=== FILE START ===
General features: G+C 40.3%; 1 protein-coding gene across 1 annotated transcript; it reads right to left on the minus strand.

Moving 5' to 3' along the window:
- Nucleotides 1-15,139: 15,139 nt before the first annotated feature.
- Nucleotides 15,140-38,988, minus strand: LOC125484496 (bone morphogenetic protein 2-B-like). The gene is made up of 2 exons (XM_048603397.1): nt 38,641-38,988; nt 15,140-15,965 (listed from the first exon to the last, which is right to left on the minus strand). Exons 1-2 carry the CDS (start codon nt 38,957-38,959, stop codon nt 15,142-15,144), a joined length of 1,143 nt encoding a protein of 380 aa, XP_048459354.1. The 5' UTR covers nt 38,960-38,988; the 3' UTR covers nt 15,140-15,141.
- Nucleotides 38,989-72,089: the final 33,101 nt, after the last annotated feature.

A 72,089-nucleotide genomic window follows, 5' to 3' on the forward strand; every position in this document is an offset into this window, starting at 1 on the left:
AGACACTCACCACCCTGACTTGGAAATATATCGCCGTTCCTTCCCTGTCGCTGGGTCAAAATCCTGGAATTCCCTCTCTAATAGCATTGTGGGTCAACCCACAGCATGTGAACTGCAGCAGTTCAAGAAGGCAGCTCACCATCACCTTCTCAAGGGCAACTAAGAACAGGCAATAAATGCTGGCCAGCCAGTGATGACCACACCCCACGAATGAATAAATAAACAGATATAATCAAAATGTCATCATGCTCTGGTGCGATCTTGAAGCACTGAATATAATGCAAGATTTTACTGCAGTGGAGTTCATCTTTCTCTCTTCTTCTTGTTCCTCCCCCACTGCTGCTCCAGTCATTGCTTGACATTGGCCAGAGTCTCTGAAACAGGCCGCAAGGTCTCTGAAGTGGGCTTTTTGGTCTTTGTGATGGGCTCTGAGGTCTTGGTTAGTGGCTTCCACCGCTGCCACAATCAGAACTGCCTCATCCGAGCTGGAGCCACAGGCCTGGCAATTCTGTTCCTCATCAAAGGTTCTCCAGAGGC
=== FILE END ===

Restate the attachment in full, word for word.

General features: G+C 40.3%; 1 protein-coding gene across 1 annotated transcript; it reads right to left on the minus strand.

Moving 5' to 3' along the window:
- Nucleotides 1-15,139: 15,139 nt before the first annotated feature.
- Nucleotides 15,140-38,988, minus strand: LOC125484496 (bone morphogenetic protein 2-B-like). The gene is made up of 2 exons (XM_048603397.1): nt 38,641-38,988; nt 15,140-15,965 (listed from the first exon to the last, which is right to left on the minus strand). Exons 1-2 carry the CDS (start codon nt 38,957-38,959, stop codon nt 15,142-15,144), a joined length of 1,143 nt encoding a protein of 380 aa, XP_048459354.1. The 5' UTR covers nt 38,960-38,988; the 3' UTR covers nt 15,140-15,141.
- Nucleotides 38,989-72,089: the final 33,101 nt, after the last annotated feature.

A 72,089-nucleotide genomic window follows, 5' to 3' on the forward strand; every position in this document is an offset into this window, starting at 1 on the left:
AGACACTCACCACCCTGACTTGGAAATATATCGCCGTTCCTTCCCTGTCGCTGGGTCAAAATCCTGGAATTCCCTCTCTAATAGCATTGTGGGTCAACCCACAGCATGTGAACTGCAGCAGTTCAAGAAGGCAGCTCACCATCACCTTCTCAAGGGCAACTAAGAACAGGCAATAAATGCTGGCCAGCCAGTGATGACCACACCCCACGAATGAATAAATAAACAGATATAATCAAAATGTCATCATGCTCTGGTGCGATCTTGAAGCACTGAATATAATGCAAGATTTTACTGCAGTGGAGTTCATCTTTCTCTCTTCTTCTTGTTCCTCCCCCACTGCTGCTCCAGTCATTGCTTGACATTGGCCAGAGTCTCTGAAACAGGCCGCAAGGTCTCTGAAGTGGGCTTTTTGGTCTTTGTGATGGGCTCTGAGGTCTTGGTTAGTGGCTTCCACCGCTGCCACAATCAGAACTGCCTCATCCGAGCTGGAGCCACAGGCCTGGCAATTCTGTTCCTCATCAAAGGTTCTCCAGAGGC